A preliminary search of events since the unleashing of “Operation Final Judgement” a year ago — [a tributary of Operation Car Wash which led to the arrest of] top executives of major public contractors — yields surprising results and calls for an examination of the less publicized aspects of Car Wash.

A preliminary search of events since the unleashing of “Operation Final Judgement” a year ago, [a tributary of Operation Car Wash which led to the arrest of] top executives of major public contractors, yields surprising results and calls for an examination of the less publicized aspects of Car Wash and their present and future side effects.

Less than a week before the decision that elevated Judge Sergio Moro to the heights of his current prestige, another crucial development was noted. On 19 November, a former Petrobras executive, Pedro Barusco, signed a plea agreement in return for his testimony. His attorney was Beatriz Catta Preta, who would later abandon her clients citing threats received. Catta Preta and a battalion of 14 prosecutors and senior federal police agents signed off on the agreement.

Catta Preta had already negotiated a similar plea deal for Julio Camargo [of Camargo & Correa]. Lacking any ties to Petrobras, this lobbyist nevertheless achieved notoriety in press coverage of Car Wash based on the confession that he earned a great deal of money in transactions with Petrobras executives as an intermediary in the contracts obtained by Samsung of Korea and Mitsui of Japan.

Barusco, however, was a more prolific of lobbyists than that. It was regarding these transactions, in which his name was barely mentioned, that speculation arose that he was feared by the suspects in the case because his life was threatened by cancer. It was Barusco who promised to return US$100 million, representing bribe money received from the major Brazilian contractors.

And that was not all. Together with what he received as a Petrobras executive, Barusco was later bribed in his capacity as a director of Sete Brasil, a company formed to produce probes for the exploration of the pre-salt layer. The shipyards hired were Jurong and Keppel Fels, which paid Barusco handsomely in return for obtaining and negotiating the price of the respective subcontracts.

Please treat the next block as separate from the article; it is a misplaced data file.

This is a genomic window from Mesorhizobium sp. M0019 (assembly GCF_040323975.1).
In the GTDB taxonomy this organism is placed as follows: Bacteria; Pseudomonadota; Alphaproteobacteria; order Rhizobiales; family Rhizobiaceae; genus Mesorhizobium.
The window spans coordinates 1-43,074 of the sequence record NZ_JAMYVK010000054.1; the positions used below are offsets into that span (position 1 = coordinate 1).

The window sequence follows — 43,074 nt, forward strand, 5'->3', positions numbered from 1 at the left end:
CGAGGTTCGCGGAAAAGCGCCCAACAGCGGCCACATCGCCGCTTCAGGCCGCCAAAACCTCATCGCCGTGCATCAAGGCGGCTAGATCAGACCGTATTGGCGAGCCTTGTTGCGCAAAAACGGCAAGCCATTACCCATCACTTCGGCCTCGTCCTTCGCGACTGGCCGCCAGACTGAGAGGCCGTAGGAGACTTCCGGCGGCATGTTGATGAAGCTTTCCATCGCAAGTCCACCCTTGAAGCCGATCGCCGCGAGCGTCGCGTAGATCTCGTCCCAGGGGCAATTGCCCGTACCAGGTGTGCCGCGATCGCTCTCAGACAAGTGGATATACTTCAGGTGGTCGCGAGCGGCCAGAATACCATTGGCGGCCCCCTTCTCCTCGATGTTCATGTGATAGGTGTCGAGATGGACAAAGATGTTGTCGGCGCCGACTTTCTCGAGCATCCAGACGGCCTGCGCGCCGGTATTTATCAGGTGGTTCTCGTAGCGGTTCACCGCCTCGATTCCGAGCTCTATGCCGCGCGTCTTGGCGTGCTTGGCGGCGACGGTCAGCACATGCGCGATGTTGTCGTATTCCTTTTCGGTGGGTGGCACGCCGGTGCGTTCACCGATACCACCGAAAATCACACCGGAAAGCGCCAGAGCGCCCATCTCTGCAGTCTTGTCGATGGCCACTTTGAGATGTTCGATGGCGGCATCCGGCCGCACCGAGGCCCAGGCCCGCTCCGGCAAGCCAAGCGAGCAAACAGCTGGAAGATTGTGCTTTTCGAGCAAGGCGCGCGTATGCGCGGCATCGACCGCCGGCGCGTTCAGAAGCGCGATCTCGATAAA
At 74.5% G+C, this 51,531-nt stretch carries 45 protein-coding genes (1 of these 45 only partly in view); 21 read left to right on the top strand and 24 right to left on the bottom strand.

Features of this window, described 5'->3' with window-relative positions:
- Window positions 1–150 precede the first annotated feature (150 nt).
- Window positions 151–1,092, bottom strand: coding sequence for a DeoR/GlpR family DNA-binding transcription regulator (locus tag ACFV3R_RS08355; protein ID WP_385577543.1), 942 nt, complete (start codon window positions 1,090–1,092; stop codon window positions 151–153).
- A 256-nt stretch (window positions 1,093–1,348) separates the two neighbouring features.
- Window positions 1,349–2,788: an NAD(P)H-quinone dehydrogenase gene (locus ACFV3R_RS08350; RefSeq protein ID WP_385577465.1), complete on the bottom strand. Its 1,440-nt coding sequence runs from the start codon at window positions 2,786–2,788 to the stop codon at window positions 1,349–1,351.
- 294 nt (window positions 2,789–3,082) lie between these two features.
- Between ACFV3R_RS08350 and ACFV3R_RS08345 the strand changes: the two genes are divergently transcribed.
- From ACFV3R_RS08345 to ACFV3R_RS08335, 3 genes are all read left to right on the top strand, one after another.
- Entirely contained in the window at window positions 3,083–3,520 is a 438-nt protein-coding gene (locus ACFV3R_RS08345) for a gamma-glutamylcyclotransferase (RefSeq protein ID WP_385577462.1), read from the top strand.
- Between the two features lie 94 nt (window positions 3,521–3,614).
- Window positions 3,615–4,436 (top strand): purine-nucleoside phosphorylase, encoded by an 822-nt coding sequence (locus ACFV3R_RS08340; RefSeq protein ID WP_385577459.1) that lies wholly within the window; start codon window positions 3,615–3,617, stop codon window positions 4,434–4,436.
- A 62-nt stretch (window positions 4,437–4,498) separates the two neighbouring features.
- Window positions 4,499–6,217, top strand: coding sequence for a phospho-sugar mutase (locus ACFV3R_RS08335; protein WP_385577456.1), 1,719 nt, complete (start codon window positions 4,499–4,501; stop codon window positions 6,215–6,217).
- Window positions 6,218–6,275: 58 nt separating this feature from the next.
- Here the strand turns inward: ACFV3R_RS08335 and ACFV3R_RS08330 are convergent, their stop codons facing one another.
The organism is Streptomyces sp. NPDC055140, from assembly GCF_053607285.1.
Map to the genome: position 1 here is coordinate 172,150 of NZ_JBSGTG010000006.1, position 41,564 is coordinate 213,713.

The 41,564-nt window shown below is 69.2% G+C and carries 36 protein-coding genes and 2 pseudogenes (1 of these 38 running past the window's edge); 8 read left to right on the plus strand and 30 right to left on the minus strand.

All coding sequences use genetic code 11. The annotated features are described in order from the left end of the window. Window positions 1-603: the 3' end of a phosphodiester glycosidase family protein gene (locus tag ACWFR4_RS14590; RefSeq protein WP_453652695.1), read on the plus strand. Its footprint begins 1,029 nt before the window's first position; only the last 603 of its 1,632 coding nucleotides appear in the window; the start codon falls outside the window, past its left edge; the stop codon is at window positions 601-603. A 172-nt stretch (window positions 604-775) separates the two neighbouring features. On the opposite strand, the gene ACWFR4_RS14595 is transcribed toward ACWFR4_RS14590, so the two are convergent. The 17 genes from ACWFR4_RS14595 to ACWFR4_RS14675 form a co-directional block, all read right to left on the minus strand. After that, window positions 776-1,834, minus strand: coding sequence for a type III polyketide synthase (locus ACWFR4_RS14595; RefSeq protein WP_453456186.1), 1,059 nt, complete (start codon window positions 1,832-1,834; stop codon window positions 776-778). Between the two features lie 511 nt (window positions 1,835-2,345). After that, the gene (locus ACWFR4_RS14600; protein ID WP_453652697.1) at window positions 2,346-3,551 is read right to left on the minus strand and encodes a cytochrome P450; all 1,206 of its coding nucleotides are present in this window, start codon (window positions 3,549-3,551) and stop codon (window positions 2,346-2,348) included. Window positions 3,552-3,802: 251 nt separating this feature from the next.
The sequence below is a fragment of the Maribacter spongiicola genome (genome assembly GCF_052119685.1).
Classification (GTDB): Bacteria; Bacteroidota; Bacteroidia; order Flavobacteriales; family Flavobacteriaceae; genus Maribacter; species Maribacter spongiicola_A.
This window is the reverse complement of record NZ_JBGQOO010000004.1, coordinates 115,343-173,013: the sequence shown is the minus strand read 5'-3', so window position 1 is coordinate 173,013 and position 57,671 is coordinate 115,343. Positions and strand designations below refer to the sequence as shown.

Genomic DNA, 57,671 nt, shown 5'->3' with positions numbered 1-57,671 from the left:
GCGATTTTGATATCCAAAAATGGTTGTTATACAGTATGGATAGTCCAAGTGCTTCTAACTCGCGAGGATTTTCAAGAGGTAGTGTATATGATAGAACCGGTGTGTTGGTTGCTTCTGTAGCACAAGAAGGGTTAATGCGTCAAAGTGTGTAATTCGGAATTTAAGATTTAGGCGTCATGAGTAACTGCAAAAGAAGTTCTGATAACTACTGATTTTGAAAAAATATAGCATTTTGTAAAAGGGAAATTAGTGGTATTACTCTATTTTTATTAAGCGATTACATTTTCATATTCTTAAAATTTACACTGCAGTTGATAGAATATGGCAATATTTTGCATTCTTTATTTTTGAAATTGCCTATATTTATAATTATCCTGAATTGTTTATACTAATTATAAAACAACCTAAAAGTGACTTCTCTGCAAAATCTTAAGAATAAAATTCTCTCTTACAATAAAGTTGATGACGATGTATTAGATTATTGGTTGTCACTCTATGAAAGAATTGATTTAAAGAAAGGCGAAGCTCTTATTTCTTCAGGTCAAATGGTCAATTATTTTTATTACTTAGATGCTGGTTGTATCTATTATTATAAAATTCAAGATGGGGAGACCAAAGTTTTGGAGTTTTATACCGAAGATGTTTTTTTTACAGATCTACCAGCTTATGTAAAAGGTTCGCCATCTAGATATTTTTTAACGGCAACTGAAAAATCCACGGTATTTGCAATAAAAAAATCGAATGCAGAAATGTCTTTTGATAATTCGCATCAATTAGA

In a similar scandal involving cartel formation in new construction on the São Paulo subway (the “Metrô”), politicians may stand trial for various irregularities committed by Alstom (France) and Siemens (Germany).

But we need not limit ourselves to Brazilian contractors and Asian corporations. A European source of bribes figures prominently on the list: One of the most recent state’s evidence witnesses described million-dollar bribes paid to Petrobras executives in return for hiring the Italian group Saipem.

In the first year of Operation Final Judgement, UTC chairman-CEO Ricardo Pessoa received the most coverage of any Brazilian contractors arrested by the federal police, due to his erratic status as state’s evidence. Among the senior executives, Sergio Mendes of Mendes Júnior has already been sentenced to 19 years.

In short, those who did not agree to turn state’s witness have already been convicted for payment of bribes, or await appeals on bribery charges and other accusations in each case …

Not a single executive of a foreign company that paid bribes has been arrested, or had their homes raided by the federal police, or been indicted on bribery charges. Only the middle men have been the target of search and seizre warrants.

The situation resembles the cases of homicides in which the killer and his go-between are arrested but the intellectual autor is untouchable. Brazil is all too familiar with this standard.

The Brazilian contractors accused of bribery are forbidden from negotiating contracts with Petrobras, a state of affairs with numerous, significant implications for Petrobras.

Foreign corporations such as Jurong, Keppel Fels, Saipem, Samsung and Mitsui have not not suffered police visits with warrants to the headquarters of their Brazilian operations. Nor have they faced any charges, as the Brazilian companies have, as alleged agents of corruption and payers of bribes. And what is more, they remain free to negotiate contracts with Petrobras.

Ah, yes, one of the corrupt companies, Mitsui, has even been cleared to form a partnership with Petrobras in Gaspetro. …